You can also opt for two-factor authentication (2FA). 2FA is even more of a “nuisance” than password resets, but can prevent brute force attacks and help protect you from password leaks better than anything. 2FA adds an additional requirement for logins. When you enter your username and password, you may be prompted to enter a code that is either texted or emailed to you. Most banks require 2FA for online banking. If your password is ever stolen or brute forced, then the extra security layer can help prevent disaster.

Is there anyone who thinks changing passwords doesn’t help security?

Earlier this year, the chief technologist at the U.S. Federal Trade Commission (FTC) published an article that challenged the notion of mandatory password updates. She goes on to write:

… there is a lot of evidence to suggest that users who are required to change their passwords frequently select weaker passwords to begin with, and then change them in predictable ways that attackers can guess easily. Unless there is reason to believe a password has been compromised or shared, requiring regular password changes may actually do more harm than good in some cases.

Source: Lorrie Cranor, “Time to Rethink Mandatory Password Changes,” March 2016

Cranor explains that many companies and government agencies mandate frequent password changes to prevent insider attacks, which we wrote was a significant threat to website owners. The logic is this: independent contractors / vendors come and go. Employees get fired (and sometimes become disgruntled). You don’t want to have the same system passwords that you did when these vendors/employees worked for you. It’s like changing the locks when you buy a house — just in case the previous owners left a few spare keys lying around.

But back to the idea that forced password updates compels people to choose easy passwords, or replace easy passwords with easy passwords — I agree. Sometimes people don’t understand the importance of choosing un-guessable passwords, so they’ll pick a password like “gosaints” and then change it to “gosaints1” when prompted to update. That isn’t helping you. However, that doesn’t mean regularly updating makes security weaker, as inferred by Cranor’s post. Picking weak passwords and replacing them with even weaker passwords is the part that’s bad for security.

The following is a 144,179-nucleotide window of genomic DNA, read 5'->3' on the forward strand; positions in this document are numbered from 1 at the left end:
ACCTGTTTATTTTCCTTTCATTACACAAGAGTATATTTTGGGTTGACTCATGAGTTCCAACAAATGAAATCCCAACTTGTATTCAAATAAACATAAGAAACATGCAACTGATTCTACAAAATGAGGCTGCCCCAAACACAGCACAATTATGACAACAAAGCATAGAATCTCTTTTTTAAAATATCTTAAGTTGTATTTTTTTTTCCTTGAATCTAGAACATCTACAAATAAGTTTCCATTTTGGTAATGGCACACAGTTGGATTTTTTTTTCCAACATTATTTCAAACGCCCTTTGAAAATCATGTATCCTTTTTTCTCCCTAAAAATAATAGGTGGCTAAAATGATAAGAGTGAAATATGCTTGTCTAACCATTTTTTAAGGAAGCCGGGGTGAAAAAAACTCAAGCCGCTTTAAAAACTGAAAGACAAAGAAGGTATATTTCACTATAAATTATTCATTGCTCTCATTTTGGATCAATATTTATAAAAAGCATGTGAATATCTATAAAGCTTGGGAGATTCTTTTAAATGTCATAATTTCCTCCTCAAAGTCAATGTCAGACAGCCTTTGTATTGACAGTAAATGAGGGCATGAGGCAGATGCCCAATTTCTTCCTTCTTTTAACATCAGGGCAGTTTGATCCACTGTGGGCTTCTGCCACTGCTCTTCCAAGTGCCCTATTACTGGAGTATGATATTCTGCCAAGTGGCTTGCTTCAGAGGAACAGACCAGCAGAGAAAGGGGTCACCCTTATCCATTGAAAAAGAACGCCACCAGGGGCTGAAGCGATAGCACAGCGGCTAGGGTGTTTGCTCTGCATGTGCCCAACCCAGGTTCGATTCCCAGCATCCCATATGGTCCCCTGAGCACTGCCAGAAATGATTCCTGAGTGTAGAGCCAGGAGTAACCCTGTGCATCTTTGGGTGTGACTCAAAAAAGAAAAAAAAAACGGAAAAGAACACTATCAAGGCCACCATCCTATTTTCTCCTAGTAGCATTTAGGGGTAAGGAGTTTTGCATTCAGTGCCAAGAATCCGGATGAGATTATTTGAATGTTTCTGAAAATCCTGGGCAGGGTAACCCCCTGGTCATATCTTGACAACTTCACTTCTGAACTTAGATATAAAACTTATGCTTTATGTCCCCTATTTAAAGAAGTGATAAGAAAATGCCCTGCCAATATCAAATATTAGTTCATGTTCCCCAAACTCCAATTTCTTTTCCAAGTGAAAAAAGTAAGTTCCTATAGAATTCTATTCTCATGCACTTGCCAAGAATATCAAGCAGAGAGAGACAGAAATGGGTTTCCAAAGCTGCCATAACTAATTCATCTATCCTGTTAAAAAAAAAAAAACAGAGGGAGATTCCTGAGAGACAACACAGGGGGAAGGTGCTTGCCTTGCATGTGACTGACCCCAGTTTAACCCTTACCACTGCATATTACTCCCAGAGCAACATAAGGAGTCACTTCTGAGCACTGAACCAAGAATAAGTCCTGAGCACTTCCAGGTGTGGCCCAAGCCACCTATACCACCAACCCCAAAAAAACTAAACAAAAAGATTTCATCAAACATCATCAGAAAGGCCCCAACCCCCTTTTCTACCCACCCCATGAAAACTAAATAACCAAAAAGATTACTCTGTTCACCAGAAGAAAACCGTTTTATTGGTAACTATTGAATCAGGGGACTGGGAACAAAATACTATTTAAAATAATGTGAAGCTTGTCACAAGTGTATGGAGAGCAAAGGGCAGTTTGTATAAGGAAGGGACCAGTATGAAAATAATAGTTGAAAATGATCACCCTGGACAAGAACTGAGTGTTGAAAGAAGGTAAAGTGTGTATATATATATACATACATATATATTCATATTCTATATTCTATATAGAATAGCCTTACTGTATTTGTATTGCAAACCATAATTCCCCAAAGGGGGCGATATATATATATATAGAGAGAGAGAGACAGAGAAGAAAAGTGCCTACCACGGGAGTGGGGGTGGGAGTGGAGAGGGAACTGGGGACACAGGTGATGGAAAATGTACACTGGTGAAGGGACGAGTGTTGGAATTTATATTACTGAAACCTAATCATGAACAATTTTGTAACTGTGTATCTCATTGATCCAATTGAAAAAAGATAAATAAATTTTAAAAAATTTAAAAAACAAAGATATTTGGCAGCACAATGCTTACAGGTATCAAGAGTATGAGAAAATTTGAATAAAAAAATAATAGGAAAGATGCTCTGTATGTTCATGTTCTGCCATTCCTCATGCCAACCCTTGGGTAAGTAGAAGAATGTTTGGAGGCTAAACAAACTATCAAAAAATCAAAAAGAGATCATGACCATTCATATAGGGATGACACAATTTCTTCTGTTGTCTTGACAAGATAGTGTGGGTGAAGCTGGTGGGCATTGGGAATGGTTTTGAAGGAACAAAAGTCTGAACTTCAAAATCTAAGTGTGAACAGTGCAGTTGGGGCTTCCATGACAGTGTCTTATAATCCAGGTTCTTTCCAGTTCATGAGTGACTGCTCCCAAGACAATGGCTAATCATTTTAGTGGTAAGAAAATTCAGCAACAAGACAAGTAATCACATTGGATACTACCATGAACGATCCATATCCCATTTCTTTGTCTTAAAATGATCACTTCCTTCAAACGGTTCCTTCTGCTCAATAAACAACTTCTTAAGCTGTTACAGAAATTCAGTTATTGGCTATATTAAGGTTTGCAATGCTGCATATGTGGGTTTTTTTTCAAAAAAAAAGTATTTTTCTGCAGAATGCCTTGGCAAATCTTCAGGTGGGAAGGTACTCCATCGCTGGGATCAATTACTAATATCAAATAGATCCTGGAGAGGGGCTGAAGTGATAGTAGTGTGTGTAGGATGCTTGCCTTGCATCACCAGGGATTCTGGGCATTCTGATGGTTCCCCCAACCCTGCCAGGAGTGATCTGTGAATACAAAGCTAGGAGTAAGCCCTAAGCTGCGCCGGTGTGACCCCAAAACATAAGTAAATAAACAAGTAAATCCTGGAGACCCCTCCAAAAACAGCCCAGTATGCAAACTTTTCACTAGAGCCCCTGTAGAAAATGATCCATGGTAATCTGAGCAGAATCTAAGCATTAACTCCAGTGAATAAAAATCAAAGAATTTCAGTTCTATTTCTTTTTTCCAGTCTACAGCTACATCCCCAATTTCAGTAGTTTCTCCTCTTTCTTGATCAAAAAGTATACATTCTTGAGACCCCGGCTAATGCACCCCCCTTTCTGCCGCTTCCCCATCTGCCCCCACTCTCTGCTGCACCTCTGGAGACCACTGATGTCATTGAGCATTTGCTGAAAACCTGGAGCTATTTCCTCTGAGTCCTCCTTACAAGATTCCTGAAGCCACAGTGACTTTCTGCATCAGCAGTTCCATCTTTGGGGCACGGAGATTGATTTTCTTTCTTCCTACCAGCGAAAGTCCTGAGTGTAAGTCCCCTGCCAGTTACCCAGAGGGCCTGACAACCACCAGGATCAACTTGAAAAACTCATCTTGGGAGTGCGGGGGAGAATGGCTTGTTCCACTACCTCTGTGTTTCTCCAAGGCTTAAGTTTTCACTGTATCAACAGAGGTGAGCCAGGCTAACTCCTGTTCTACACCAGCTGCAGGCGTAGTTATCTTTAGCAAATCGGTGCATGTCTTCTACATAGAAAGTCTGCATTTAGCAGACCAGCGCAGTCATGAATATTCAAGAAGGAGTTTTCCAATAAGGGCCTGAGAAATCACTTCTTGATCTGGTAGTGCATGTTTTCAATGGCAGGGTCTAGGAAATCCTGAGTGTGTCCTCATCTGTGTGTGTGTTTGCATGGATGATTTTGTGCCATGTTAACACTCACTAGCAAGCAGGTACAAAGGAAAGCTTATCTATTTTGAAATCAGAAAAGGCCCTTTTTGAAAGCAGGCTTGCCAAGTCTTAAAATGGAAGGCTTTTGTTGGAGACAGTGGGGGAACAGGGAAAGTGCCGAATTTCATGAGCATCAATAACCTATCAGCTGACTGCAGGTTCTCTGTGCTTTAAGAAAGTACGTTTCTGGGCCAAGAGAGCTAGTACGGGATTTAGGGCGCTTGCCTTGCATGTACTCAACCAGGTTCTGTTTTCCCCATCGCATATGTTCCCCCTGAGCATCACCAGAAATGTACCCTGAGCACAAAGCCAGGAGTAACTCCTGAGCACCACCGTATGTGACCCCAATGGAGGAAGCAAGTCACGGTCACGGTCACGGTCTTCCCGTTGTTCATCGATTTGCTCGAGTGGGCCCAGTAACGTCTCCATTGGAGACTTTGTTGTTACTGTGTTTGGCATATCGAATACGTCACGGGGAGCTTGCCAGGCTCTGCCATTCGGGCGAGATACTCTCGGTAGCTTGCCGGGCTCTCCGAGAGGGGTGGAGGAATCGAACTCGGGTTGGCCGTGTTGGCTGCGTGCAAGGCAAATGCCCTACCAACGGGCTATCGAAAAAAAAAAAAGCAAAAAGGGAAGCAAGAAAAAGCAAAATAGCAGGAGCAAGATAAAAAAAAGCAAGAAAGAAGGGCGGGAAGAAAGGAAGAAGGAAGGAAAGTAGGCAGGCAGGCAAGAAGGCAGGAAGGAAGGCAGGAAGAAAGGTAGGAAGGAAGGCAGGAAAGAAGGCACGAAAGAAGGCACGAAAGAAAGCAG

What was even worse was how trusted, legitimate news outlets ran with the headlines. WIRED told its readers, “Want Safer Passwords? Don’t Change Them So Often.” Ars Technica took it a step forward and proclaimed, “Frequent password changes are the enemy of security, FTC technologist says.” And The Washington Post, a national publication with substantial readership, chimed in with the article, “Why changing your password regularly may do more harm than good.”

These are major publications and news outlets. I personally look to WIRED and Ars Technica for tech news, which is why I was disappointed to see these articles. It’s hard enough to get people to buy into taking additional security measures to protect themselves.

The last part of Cranor’s article brings home the point of this post. When asked when users should change their passwords, she responds, “If you have reason to believe your password has been stolen, you should change it, and make sure you change it on all of your accounts where you use the same or a similar password.” That’s my point. You may not know if your password has been stolen. 68 million Dropbox users didn’t know their passwords were stolen four years ago. Fortunately Dropbox did the right thing and automatically changed users passwords for them. Don’t wait until the unthinkable happens; don’t wait until after your password gets stolen to start doing damage control. Make it as hard as possible on hackers.

UPDATE 9/22/2016: The part where I called the MySpace breach the worst ever needs to be changed. Yahoo! has claimed the title with 500 million user accounts hacked. Yikes!